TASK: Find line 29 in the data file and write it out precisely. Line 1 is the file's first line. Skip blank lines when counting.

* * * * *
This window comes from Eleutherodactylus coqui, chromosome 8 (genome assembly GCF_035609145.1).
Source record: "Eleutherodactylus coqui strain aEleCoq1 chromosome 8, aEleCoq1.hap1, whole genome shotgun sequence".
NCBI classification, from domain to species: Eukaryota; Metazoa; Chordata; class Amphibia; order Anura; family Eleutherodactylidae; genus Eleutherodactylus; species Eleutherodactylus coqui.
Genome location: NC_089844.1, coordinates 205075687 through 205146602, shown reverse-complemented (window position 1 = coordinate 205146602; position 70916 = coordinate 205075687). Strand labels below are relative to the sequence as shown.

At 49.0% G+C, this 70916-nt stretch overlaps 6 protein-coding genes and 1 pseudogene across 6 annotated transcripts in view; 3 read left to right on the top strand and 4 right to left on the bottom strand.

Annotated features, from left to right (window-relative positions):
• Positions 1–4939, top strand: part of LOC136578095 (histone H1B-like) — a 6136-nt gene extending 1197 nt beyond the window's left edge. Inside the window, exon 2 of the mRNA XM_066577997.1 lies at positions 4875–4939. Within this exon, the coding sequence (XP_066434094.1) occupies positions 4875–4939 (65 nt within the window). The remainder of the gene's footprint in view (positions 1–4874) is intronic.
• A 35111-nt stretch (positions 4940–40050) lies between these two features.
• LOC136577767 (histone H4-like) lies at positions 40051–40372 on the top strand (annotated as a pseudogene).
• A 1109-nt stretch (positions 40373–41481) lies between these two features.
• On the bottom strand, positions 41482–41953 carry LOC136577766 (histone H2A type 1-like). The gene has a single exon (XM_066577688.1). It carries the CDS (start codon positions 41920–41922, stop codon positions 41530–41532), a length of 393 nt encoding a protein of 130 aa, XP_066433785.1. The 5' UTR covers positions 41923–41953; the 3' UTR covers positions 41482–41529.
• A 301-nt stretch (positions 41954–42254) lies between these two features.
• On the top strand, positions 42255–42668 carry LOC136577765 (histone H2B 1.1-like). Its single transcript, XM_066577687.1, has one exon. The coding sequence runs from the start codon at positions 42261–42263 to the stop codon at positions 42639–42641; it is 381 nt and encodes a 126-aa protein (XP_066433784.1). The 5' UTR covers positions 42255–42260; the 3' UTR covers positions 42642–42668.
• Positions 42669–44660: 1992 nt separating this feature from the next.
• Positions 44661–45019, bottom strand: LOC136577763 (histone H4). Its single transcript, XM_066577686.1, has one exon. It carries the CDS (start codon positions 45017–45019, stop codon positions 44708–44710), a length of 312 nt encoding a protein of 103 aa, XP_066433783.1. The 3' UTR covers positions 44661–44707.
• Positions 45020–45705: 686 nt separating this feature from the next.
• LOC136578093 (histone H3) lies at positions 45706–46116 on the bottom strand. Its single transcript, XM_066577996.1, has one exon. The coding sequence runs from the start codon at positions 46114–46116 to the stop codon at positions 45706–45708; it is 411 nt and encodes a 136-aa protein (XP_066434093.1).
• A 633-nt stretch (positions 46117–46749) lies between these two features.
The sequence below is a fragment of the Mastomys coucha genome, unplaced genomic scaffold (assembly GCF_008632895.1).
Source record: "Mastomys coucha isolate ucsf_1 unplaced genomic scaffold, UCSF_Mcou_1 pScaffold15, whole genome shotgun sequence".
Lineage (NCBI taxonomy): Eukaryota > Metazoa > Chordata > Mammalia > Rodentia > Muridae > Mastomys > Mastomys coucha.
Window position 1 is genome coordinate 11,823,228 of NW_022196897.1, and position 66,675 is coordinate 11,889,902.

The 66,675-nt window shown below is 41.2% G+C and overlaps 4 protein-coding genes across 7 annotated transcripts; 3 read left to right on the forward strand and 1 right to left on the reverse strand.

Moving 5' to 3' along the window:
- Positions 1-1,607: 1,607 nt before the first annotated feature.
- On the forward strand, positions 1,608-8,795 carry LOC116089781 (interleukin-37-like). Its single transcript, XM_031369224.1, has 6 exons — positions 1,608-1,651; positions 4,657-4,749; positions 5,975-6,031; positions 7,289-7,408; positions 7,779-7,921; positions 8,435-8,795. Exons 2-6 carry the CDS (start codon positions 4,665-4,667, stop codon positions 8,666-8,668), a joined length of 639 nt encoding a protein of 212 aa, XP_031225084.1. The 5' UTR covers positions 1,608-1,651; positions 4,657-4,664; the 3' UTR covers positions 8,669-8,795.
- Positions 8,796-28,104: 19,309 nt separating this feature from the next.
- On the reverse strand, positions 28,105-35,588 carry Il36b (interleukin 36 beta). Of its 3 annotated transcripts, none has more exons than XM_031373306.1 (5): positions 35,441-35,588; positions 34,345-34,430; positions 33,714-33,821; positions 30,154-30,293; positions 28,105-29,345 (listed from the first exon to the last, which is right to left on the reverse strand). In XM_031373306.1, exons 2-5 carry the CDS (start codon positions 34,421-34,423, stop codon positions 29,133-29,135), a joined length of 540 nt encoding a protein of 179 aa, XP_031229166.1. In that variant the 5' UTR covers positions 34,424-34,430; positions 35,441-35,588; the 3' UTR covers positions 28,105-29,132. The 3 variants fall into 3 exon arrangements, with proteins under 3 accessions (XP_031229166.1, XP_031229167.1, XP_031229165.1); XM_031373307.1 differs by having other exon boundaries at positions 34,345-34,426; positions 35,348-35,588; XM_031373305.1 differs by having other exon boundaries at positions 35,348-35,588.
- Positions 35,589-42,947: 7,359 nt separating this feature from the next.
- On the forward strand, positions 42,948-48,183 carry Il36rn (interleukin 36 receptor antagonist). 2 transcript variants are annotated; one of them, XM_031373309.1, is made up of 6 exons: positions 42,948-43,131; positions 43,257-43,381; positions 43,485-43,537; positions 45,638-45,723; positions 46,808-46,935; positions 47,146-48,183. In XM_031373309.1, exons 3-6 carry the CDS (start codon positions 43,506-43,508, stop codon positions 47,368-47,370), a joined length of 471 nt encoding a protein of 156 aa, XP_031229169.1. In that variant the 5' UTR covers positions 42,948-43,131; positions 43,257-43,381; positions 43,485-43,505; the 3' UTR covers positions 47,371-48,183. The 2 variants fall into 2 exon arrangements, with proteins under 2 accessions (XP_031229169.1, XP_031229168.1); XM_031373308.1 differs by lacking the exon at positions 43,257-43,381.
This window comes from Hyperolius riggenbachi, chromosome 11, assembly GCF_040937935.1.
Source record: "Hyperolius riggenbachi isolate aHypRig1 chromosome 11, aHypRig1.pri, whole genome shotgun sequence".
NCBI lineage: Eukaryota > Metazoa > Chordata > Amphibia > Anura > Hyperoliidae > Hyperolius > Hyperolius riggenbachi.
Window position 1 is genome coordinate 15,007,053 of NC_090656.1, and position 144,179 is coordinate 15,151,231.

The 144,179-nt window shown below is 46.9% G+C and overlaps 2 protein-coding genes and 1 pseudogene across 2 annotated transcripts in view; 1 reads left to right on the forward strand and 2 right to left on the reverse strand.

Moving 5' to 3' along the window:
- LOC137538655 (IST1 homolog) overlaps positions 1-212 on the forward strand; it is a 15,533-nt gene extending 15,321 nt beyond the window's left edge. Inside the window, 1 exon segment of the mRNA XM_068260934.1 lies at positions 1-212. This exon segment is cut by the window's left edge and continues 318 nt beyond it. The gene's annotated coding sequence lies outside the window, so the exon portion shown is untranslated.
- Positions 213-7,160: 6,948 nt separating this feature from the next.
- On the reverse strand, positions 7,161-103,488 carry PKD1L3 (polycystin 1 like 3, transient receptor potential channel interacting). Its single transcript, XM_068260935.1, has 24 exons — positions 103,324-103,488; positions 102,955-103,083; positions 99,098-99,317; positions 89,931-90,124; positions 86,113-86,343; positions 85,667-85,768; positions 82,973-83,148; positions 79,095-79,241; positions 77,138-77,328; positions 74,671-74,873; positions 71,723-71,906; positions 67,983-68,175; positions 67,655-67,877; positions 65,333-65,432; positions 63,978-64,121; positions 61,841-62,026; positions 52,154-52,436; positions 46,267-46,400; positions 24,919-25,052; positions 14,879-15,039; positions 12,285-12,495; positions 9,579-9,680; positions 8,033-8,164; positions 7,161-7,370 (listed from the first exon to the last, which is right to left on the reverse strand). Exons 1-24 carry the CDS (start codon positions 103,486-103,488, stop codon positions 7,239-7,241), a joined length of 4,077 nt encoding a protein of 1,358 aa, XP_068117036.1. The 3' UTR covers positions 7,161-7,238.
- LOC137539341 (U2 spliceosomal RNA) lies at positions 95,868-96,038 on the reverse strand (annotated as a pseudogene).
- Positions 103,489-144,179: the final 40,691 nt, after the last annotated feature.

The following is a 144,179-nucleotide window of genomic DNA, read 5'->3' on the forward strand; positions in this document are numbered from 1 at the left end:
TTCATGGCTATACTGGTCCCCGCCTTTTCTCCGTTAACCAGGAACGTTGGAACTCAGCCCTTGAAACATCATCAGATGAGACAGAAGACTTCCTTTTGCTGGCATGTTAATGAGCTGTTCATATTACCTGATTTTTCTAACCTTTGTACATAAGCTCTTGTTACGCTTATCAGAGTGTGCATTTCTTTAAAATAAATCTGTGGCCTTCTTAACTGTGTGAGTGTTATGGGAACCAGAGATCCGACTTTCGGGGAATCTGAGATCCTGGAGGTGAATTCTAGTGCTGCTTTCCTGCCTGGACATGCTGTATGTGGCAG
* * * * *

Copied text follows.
- Positions 35,589-42,947: 7,359 nt separating this feature from the next.